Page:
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Hydrogen Cars and Toyota's New Toy
Posted by: David Kerr (IP Logged)
Date: November 14, 2013 04:14PM
Hydrogen cars may be the next big thing. Tesla (TSLA) has shown us that electric cars can be stylish and impressive with its sleek Model S sedan, but maybe it’s time for something new. Toyota (TM) recently released some information of its latest concept car, the fuel-celled Toyota FCV Concept. If you were to ask about a fuel-celled vehicle 10 years ago, before battery-powered vehicles were the dominate alternative, people would think you were talking about some sort of futuristic space ship. The intriguing thing about fuel-celled cars is that instead of relying on a traditional battery pack for power, it has a system (fuel cell) that makes its own electricity right on board.
Fuel cells operate by converting hydrogen’s energy into electricity by oxidizing it. Basically, the hydrogen atoms are combined with oxygen atoms. This creates electricity, along with water. The only exhaust that the vehicle actually produces is the vapor from the water. Fuel-cell cars share the same benefits as electric cars: clean and extremely quiet, but they don’t have to deal with the challenges of lithium-ion batteries that engineers and automobile designers constantly face.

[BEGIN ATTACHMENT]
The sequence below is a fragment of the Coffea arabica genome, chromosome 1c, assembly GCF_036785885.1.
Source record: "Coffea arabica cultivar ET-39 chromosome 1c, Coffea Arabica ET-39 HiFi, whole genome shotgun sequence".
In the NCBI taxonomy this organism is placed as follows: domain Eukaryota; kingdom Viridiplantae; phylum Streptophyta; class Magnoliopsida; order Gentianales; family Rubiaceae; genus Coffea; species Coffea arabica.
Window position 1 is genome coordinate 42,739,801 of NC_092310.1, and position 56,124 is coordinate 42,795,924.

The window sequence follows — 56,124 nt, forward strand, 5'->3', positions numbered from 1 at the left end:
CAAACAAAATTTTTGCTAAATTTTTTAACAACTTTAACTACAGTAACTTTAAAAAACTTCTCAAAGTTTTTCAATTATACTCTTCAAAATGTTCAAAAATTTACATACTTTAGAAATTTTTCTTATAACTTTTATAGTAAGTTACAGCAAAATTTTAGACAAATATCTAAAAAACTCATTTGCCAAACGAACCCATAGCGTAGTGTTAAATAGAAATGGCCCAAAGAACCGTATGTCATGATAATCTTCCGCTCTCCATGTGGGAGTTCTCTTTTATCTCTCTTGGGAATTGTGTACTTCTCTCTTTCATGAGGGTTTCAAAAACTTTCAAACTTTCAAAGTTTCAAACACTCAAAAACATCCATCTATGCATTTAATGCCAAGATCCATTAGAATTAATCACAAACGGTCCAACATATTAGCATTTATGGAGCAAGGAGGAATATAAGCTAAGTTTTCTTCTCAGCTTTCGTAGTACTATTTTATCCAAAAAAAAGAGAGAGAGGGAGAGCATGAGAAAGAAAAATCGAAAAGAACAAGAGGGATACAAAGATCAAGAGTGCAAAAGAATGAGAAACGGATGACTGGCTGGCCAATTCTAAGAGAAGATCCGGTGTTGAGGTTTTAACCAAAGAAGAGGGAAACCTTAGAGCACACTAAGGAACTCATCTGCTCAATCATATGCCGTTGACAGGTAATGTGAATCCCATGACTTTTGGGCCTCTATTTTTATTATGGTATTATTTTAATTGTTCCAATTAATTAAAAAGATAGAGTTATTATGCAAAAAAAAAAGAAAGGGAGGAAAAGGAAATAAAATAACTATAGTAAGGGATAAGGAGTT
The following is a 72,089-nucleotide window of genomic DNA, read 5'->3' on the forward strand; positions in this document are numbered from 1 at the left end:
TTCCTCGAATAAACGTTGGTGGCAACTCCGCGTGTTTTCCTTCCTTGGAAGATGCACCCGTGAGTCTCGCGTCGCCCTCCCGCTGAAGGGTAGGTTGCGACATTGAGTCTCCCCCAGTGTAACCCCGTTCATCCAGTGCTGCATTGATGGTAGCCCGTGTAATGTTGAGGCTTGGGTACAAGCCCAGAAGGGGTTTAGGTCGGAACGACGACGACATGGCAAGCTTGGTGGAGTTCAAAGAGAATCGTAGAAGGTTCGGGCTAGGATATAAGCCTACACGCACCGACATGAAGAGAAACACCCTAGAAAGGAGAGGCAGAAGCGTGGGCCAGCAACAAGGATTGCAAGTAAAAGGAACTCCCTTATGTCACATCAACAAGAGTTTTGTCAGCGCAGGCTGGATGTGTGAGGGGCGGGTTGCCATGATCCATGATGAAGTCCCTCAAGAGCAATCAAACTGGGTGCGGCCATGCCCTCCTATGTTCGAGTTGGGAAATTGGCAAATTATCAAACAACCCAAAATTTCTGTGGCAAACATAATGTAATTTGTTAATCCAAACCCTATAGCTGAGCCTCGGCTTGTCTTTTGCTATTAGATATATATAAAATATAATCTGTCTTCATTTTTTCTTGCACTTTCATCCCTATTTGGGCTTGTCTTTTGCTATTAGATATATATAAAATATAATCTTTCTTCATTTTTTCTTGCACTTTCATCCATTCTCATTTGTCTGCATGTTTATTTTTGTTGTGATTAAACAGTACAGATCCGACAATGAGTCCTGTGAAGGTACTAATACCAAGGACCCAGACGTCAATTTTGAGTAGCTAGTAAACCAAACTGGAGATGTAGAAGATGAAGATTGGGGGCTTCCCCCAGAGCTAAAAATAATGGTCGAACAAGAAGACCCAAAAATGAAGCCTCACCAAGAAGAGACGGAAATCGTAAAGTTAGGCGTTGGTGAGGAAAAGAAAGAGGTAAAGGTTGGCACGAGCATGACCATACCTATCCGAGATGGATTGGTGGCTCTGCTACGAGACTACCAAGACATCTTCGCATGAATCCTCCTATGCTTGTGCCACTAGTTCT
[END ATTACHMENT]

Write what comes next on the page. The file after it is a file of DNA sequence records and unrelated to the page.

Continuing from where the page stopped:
These batteries are expensive and bulky, not to mention heavy. Several years ago, the majority of analysts expected these batteries to be much lighter and less expensive by now. Unfortunately, this isn’t the case. I believe that this is why automobile makers have been searching for alternatives, such as fuel-celled cars.
Toyota isn’t the only automobile maker investing in fuel cells. Ford (F), General Motors (GM), Hyundai and Honda (HMC) have stated that they will be releasing fuel-celled vehicles within the next several years.
One of the biggest hurdles here, in my view, is going to be the need for “gas” stations to fill up on the fuel cell’s energy. Unlike the battery operated alternative, fuel cells cannot be recharged. They require a tank of hydrogen in order to make electricity. That means that fuel-cell owners will need to find a station that sells hydrogen (there aren’t many). According to research, the number of stations selling hydrogen is likely to increase as the need increases. Lucky for us, hydrogen is fairly easy to produce. It can be made from natural gas or water, both of which are relatively cheap.
Do you think the hydrogen car will catch on with consumers, or will it just be overlooked? Maybe a safer play would be to stick with natural gas companies, as the need for natural gas continues to rise.
Stocks Discussed: TSLA, TM, GM, F, HMC,